798 Years on Hold to HMRC

Every week we take a look at what is trending in the accountancy and tax press and share items that we think will interest you. However, these are only outlines and where they relate to tax planning should not be acted upon without looking into them more completely as everyone’s circumstances are particular to them. You need to take specific advice appropriate to your own circumstances.

While every effort is made to deliver accurate, informative and balanced articles this content is general in nature and should not be used as the sole basis for making decisions.

 

 

798 Years on Hold to HMRC

The National Audit Office (NAO) has published a report dealing with how taxpayers have been let down by poor HMRC customer service.

The main figure highlighted is that taxpayers and their agents spent a cumulative 798 years waiting to speak to an adviser in 2022/23 – a figure that has increased from 365 in 2019/20 and doesn’t include the time spent listening to automated messages.

The report also found that those who got through to an adviser waited on average nearly 23 minutes in the first 11 months of 2023/24, up from five minutes in 2018/19. Then the time it takes to handle each call has increased on average from 11.24 minutes in 2019/20 to 13.48 minutes in 2022/23. It also reported that in 2022/23, advisers answered 20.5m calls, out of 38m call attempts.

The Treasury stepped in and awarded HMRC funds of £51m ahead of publication of this report.  This is to improve its customer service, particularly its phone lines which have been underperforming and have been a constant source of frustration for agents and taxpayers. The NAO report noted that the net cost of HMRC’s customer service directorate from 2022/23 was £881m so an extra £52m is a very small contribution.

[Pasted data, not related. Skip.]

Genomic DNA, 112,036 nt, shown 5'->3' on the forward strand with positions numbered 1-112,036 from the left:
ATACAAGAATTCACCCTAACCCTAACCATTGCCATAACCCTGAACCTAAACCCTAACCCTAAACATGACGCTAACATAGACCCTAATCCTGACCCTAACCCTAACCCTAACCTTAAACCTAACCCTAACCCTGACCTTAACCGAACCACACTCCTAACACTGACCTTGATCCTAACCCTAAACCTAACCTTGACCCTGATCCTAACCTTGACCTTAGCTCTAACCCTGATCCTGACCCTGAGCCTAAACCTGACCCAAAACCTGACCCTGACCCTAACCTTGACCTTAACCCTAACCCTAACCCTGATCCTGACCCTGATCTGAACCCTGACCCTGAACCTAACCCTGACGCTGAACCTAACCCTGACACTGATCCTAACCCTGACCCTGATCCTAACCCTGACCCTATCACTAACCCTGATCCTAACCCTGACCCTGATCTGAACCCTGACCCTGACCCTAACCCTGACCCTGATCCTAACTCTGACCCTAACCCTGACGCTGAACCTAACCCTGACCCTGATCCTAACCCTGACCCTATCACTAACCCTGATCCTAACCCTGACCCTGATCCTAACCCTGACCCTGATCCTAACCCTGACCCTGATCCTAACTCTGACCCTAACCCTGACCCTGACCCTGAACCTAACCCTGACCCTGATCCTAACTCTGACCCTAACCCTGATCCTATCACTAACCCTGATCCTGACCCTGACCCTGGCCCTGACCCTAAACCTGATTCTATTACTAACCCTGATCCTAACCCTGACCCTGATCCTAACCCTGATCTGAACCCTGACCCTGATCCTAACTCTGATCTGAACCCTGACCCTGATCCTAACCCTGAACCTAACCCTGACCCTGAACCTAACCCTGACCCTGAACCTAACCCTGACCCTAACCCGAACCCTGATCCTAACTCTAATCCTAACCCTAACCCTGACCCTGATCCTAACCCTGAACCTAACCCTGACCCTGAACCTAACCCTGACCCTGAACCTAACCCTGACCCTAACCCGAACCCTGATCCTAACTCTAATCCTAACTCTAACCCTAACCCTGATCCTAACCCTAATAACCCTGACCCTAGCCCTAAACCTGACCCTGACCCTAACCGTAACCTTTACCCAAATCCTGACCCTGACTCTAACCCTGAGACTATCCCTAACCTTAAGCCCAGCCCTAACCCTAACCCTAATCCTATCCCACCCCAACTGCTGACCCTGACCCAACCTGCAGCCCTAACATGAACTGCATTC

Due to budgetary constraints, HMRC is currently set to cut staff numbers by 14% in 2024/25.

HMRC is pressing on with its efficiency-improving strategy of encouraging taxpayers and their agents to use its digital services to resolve queries. While more are using digital channels, HMRC advisers in personal tax are under increasing pressure from more taxpayers being brought into the tax system through fiscal drag, while the number of staff has reduced by 4%.

So far the move towards digital services has not relieved the strain on traditional services, where the quality of service has declined. The report found that performance has fallen below expected levels for telephone and correspondence for almost all of the past five years, and HMRC does not expect to meet its telephone performance target in 2024/25.

The NAO recommends that HMRC develop more realistic plans for cutting the services. As such, it said HMRC should reassess what levels of customer service performance are needed to achieve value for money.

The report raises valuable insight into the depth and scale of HMRC’s customer service problems.

 

 

Influences Under the Cosh

Nine influencers, including three from Love Island and two from The Only Way is Essex, face a court date next month.

The two people running the site had been offering high-risk foreign currency trading advice through social media platforms from 2018 to 2021 but were not authorised by the FCA.

They enlisted the help of reality TV stars to promote their brand, who were all paid for their involvement. The influencers had a combined following of 4.5m followers on Instagram and other social media sites.

The group were all promoting the @holly_fxtrends Instagram account and each faced one count of issuing unauthorised communications of financial promotions and is due to appear at Westminster Magistrates’ Court on 13 June. This could result in a maximum of two years in jail and a fine.

It is clear that unauthorised persons, such as social media influencers, who promote a regulated financial product or service without the approval of an appropriate FCA-authorised person may well be committing a criminal offence.

 

 

HMRC and Giant Marshmallows

HMRC lost this VAT case at the Upper Tribunal having previously also lost at The First Tier Tribunal but they just can’t get enough marshmallows. They are appealing to the Court of Appeal